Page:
Feeds:
Posts
Comments

Posts Tagged ‘art’

Read Full Post »

Hope to see you there! FYI there is plenty of parking and the gallery is wheelchair accessible.

belmontgallery.org

belmontgallery.org/visit-us

Read Full Post »

… prepping prints for a new group show. More details soon!

Read Full Post »

What a pleasure to have had my work on view at the honeyjones gallery in Cambridge as part of the Meditations on Climate Crisis: Inspiring Change 2022 Exhibit curated by Adriana G. Prat. Closing reception is this Sunday November 27 2-4 pm. Nibblies and beverages will be available. Hope to see you there, and meanwhile take a look at all of the other activities taking place at this amazing gallery.

Read Full Post »

I’m proud to share my photography as part of the upcoming group exhibit Meditations on Climate Crisis: Inspiring Change 2022, curated by Adriana G. Prat. The exhibit will be on view at the honeyjones gallery in Cambridge. Opening reception is this Friday October 21st from 6:00-8:30. Hope to see you there! More information below.

Meditations on Climate Crisis: Inspiring Change 2022

The i3C Group Exhibition 

Curated by Adriana G. Prat 

OPENING RECEPTION 

Friday, October 21st from 6:00 – 8:30pm 

honeyjones gallery 

270A Concord Ave. 

Cambridge, MA 02138 

Exhibition is on view October 21 – November 27, 2022

Website presence will be live October 21.

The current iteration of this dynamic grouping represents artists from the Northeast US, Canada, and Alaska, all of whom are sharing their individual and concerted efforts to affect positive change for our global climate crisis. This showing promises to be very provocative and inspiring; a must-see in person.  

Artists include: 

Krisanne Baker, Steve Bennett, Sarah Meyers Brent, Cedric Harper, Martha Heller, Muriel Horvath, Maria Celeste Linardi, C.J. Lori,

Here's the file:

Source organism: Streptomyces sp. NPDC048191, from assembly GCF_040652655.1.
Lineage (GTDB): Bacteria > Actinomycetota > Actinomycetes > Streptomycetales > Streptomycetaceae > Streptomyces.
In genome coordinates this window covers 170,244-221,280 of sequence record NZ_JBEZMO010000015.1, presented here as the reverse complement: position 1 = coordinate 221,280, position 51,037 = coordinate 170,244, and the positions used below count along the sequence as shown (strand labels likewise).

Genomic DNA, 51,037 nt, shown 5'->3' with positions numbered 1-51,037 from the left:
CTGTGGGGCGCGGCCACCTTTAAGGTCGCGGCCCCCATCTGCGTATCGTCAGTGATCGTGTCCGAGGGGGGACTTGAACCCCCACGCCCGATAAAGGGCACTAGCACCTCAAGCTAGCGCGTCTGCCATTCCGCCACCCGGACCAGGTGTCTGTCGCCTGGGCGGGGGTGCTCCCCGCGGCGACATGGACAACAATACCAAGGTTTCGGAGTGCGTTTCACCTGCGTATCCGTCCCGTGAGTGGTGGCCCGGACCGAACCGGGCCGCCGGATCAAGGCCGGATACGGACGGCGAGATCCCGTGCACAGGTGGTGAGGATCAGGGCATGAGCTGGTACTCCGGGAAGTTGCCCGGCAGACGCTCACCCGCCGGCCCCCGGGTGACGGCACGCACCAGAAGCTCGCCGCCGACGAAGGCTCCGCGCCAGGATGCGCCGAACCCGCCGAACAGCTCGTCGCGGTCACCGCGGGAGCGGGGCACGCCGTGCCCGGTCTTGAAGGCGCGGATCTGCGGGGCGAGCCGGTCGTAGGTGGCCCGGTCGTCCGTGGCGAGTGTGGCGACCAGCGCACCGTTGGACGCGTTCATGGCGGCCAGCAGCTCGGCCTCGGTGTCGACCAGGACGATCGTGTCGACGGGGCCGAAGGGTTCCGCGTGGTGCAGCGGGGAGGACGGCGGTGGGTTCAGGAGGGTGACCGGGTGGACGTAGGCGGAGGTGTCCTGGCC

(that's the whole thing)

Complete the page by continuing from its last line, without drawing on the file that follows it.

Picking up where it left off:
Michael Manning, Rebecca McGee Tuck, Shelby Meyerhoff,

Michaela Morse, Carol Moses, Michaela Nielsen, Jeffrey Nowlin,

Paula Pitman Brown, Steven Rudin, Luna Sconty, Yulia Shtern, Cynthia Staples, and Adriana G. Prat. 

More about the i3C group can be found here: 

https://www.i3cartists.com/

Read Full Post »

Adriana is one of the most inspiring artists I know whose passion around the climate crisis really does invite one to stop and think creatively about how to make a difference individually as well as collectively. Learn more and be inspired through her own words and images shared in this guest post.

Adriana Prat stands next to her work, Breaking Free.

I am so thrilled and honored to write in Cynthia’s blog! I first met Cynthia years ago at the Riverside Gallery during one of our group exhibitions and since then I have always admired the poetry and poignancy of her blog posts, her empathy and humbleness, and the beauty and sensitivity of her photographs. I am delighted to have more opportunities to interact with Cynthia and her beautiful art lately through the i3C Artists Group we both belong to, and that I will talk about further here.

Pollution and the Gold

I am a non-representational artist who intuitively creates mixed media paintings, while mostly meditating on the urgency of the environmental crisis, its impact, and the adaptation all ecosystems must go through to survive. I work driven by my emotions and by the physicality of the art materials, open to happy accidents and chance, and with a strong thirst for color and texture.  

Exploiting Beauty

During my early days in Argentina, I spent hours drawing or building craft projects. My father, an environmentalist ahead of his time, influenced me into value nature and the other species, and to be curious about the world that surrounds us. This early life experience impacted my decision to study science. After I moved to US, a more introspective life reconnected me with my old love for artmaking and I became an artist who worked part-time but with passion and determination, even while working full-time in science and raising a family that was always supportive of my life choices.

Topographies of the Exploitation of Our Land II

Because I lived much of my early life under a military dictatorship in Argentina and later as an immigrant in the US who could not vote, it was not until I became a full-time artist and a US citizen that I was able to speak up through my art. I am focused in using my art to bring awareness and action for the urgent environmental crisis.

Change is on its Way